Dimmesdale's sin is also fornication, because he has sex outside of marriage. In addition, he is a hypocrite and a coward for not admitting he is Pearl's father and letting Hester suffer alone when he should have been right there by her side. Further, Dimmesdale is a preacher. In the Bible, religious leaders are held to a higher standard than the rest of the faithful because people look up to them for spiritual guidance. This makes Dimmesdale's conduct even more reprehensible. God takes a dim view (no pun intended) of those men and women that are supposed to be spiritual leaders and have lives that are controlled not by the spirit but by sin. It isn't that people don't sin, we are all sinners, but we repent of our sin and ask forgiveness. Dimmesdale does not do this, instead trying to hide his sin. But as the novel unfolds, we see how this hiding of sin winds up destroying Dimmesdale.
In my opinion, Dimmesdale is guilty of two sins, the sin of pride and the sin of false witness (in addition to the sin of adultery).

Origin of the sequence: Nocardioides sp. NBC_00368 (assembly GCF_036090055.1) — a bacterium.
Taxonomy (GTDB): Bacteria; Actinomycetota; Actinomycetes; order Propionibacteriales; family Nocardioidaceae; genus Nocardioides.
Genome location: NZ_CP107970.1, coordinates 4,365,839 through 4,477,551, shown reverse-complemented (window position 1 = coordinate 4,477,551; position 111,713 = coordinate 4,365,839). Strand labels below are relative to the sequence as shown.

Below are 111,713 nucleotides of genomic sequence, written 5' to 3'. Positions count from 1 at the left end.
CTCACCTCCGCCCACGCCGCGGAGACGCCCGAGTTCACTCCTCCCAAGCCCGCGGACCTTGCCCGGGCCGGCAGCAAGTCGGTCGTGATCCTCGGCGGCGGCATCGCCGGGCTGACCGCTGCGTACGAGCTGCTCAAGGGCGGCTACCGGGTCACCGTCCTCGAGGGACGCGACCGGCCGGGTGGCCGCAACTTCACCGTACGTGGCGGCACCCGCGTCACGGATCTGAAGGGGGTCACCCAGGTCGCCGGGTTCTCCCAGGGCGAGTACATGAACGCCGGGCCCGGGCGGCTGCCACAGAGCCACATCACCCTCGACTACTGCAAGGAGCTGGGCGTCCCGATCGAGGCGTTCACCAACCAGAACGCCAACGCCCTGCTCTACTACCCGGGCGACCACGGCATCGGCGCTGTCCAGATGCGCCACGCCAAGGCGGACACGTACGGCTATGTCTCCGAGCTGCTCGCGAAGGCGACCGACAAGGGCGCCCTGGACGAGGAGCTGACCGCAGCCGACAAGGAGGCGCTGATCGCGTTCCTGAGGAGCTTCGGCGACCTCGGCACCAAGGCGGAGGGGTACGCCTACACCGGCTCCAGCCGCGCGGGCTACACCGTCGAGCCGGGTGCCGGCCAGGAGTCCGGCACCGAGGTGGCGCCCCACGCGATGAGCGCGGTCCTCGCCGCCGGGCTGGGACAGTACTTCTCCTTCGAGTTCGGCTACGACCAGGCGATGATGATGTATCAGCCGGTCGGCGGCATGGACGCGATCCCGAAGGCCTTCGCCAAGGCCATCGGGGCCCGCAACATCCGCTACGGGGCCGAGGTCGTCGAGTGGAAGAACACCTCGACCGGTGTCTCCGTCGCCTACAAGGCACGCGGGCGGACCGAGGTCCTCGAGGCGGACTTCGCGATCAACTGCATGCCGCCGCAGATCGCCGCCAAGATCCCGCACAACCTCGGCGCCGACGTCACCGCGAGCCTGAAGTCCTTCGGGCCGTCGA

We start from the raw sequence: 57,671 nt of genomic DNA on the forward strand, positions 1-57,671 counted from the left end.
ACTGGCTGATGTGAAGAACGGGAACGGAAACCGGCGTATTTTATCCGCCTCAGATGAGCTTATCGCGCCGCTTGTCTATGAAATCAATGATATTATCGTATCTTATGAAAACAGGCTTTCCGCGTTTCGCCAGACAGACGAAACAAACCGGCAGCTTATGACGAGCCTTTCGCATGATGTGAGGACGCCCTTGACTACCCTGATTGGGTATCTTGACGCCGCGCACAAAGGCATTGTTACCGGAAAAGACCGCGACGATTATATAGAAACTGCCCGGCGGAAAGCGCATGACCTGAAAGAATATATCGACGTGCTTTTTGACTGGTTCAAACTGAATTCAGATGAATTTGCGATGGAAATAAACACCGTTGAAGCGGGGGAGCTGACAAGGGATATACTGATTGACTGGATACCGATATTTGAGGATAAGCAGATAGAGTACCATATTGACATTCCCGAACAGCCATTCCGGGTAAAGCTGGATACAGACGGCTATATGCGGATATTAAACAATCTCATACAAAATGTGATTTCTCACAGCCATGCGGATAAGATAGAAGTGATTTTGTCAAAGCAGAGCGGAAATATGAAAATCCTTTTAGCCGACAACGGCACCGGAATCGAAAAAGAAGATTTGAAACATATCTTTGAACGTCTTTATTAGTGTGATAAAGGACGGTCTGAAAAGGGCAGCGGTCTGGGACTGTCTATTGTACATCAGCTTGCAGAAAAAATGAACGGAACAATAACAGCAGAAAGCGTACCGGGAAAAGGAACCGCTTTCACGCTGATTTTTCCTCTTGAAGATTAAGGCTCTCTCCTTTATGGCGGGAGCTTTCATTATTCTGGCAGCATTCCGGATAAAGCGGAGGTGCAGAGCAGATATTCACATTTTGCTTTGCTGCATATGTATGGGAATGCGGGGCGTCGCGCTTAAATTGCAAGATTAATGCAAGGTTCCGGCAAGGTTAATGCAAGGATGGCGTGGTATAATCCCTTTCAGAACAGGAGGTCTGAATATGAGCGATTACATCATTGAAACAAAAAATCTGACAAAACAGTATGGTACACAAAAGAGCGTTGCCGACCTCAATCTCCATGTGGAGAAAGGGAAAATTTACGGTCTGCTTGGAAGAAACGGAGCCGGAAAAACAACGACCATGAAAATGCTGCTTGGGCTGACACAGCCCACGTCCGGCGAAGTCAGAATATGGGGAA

I say this because Dimmesdale does not admit to the fact that he is Pearl's father and the man with whom Hester had the adulterous relationship. When he does not admit to it, he is, in a way, bearing false witness.
He does this because he wants to keep his position as minister. To me, that shows that he is proud -- he wants to maintain his position in the society even because it means something to him to have that position.
In the book "The Scarlet Letter" the Reverend Dimmasdale also would have been considered as being guilty of committing adultery.Even though he is not married, he did have relations with a married woman. As time goes by the Revered is able to build his congregation and save some souls but his own soul is always tormented by his act. He knows that he is also guilty of living with a lie before God and the congregation. It is his inability to live with his lie that has resulted in him having the letter impressed upon his own chest and his reason for revealing the truth before he dies.